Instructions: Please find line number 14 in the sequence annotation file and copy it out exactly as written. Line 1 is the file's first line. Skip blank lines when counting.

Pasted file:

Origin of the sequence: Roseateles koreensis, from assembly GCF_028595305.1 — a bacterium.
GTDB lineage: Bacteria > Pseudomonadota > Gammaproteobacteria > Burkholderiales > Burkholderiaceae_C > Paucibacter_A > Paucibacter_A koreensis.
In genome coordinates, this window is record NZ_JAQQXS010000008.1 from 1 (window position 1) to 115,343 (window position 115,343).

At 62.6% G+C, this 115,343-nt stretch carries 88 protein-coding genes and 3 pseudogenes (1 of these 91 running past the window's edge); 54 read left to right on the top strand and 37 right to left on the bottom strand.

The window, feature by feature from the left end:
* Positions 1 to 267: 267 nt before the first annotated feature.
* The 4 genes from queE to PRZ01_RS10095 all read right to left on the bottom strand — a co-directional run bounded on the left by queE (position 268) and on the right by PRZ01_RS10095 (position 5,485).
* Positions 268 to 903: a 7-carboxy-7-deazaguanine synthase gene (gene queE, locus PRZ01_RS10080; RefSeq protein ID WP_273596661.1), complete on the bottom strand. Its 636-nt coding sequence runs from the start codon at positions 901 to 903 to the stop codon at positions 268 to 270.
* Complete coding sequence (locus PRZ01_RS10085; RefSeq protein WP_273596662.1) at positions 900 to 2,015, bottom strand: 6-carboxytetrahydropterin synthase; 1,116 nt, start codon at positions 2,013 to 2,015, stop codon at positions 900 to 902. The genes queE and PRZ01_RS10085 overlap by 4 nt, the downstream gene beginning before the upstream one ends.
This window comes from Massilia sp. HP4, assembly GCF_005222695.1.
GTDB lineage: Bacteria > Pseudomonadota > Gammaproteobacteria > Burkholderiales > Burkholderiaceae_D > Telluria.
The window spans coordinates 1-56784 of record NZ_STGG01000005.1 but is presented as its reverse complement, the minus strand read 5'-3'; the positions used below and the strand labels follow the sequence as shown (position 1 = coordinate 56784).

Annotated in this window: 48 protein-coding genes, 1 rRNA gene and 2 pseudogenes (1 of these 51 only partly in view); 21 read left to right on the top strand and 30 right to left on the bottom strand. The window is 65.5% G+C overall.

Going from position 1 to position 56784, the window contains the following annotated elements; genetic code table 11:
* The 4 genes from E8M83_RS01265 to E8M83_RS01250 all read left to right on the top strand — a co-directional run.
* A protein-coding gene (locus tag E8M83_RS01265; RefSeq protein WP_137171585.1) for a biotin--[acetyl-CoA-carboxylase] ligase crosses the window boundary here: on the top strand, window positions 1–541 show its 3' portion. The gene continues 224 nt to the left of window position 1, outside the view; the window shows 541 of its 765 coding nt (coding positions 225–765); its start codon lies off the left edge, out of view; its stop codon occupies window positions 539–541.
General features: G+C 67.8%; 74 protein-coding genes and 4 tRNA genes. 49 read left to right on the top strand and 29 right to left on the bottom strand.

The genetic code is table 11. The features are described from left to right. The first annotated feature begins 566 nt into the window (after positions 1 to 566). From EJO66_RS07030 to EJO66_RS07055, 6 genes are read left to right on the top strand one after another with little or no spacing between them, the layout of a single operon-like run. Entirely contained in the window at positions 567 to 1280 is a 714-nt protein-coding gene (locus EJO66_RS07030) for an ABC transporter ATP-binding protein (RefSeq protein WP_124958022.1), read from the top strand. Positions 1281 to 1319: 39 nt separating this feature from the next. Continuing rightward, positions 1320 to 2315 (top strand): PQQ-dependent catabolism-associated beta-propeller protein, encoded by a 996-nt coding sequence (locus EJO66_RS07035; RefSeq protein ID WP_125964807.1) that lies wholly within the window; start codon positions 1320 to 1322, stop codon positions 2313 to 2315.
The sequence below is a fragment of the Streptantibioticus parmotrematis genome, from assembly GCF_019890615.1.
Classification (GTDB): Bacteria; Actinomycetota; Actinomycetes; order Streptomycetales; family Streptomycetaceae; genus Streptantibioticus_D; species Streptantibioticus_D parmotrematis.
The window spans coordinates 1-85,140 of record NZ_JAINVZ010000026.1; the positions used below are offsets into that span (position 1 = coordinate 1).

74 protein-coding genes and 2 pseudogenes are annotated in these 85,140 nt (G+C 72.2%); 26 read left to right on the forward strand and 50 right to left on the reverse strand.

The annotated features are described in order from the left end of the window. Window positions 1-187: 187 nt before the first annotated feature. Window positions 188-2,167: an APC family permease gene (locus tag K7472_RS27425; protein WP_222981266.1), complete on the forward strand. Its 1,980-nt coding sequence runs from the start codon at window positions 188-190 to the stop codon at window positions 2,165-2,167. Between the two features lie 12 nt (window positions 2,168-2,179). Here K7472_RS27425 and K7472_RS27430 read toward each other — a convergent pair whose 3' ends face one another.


Going from position 1 to position 56784, the window contains the following annotated elements; genetic code table 11: